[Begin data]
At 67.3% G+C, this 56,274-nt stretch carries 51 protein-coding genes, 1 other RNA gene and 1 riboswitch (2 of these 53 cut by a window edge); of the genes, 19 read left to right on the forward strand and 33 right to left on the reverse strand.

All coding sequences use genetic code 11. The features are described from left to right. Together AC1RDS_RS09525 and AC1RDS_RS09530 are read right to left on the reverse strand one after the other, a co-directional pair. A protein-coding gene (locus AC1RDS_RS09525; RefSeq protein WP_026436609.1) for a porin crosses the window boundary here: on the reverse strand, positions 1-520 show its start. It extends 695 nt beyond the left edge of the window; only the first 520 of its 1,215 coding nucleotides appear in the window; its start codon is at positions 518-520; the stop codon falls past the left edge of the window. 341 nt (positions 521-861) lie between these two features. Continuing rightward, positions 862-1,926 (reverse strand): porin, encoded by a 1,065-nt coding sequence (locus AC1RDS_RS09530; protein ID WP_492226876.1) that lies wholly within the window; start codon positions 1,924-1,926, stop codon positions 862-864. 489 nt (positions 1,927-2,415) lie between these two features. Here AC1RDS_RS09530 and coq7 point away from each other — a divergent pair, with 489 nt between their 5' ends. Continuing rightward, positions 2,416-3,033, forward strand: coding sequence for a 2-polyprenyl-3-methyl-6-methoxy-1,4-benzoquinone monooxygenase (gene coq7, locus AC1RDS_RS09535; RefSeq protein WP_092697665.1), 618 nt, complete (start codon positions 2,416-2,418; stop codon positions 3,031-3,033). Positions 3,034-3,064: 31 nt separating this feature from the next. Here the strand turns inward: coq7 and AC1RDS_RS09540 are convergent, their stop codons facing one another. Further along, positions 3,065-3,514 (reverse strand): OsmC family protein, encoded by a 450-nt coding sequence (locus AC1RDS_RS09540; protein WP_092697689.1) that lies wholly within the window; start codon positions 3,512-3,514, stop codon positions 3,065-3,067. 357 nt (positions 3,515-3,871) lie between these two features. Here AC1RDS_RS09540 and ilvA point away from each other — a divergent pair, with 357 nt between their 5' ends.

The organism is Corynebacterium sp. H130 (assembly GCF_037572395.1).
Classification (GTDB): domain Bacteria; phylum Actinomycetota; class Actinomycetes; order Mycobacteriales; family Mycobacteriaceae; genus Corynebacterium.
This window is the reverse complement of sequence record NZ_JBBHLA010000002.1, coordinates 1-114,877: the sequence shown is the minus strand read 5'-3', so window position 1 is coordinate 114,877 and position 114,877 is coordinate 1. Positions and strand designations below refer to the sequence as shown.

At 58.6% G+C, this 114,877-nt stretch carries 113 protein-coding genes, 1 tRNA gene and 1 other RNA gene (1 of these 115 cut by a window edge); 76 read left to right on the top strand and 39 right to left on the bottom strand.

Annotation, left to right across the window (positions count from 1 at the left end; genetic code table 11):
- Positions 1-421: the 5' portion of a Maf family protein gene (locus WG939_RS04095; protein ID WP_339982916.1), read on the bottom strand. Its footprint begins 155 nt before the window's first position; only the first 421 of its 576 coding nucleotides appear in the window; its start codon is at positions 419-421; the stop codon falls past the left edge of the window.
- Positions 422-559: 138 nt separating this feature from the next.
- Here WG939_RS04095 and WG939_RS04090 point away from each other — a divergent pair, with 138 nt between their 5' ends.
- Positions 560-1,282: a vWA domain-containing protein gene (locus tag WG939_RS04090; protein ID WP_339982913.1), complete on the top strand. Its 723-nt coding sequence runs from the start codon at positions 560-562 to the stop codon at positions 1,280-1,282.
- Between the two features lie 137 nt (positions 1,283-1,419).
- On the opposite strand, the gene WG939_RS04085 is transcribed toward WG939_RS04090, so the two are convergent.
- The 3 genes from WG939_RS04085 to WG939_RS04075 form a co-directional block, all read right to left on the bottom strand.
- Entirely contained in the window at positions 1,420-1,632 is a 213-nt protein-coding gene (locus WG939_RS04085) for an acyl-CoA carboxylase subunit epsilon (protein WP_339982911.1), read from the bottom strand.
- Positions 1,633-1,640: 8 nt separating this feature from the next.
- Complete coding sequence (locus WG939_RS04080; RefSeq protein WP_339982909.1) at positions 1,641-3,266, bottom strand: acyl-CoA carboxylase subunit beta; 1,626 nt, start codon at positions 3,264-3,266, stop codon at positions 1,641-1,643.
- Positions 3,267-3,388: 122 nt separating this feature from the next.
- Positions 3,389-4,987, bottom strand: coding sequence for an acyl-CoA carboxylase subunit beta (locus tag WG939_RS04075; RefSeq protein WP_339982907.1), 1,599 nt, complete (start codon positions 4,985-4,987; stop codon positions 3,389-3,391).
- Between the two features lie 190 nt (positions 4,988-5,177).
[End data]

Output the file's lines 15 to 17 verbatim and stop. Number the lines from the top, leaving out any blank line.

- Entirely contained in the window at positions 1,420-1,632 is a 213-nt protein-coding gene (locus WG939_RS04085) for an acyl-CoA carboxylase subunit epsilon (protein WP_339982911.1), read from the bottom strand.
- Positions 1,633-1,640: 8 nt separating this feature from the next.
- Complete coding sequence (locus WG939_RS04080; RefSeq protein WP_339982909.1) at positions 1,641-3,266, bottom strand: acyl-CoA carboxylase subunit beta; 1,626 nt, start codon at positions 3,264-3,266, stop codon at positions 1,641-1,643.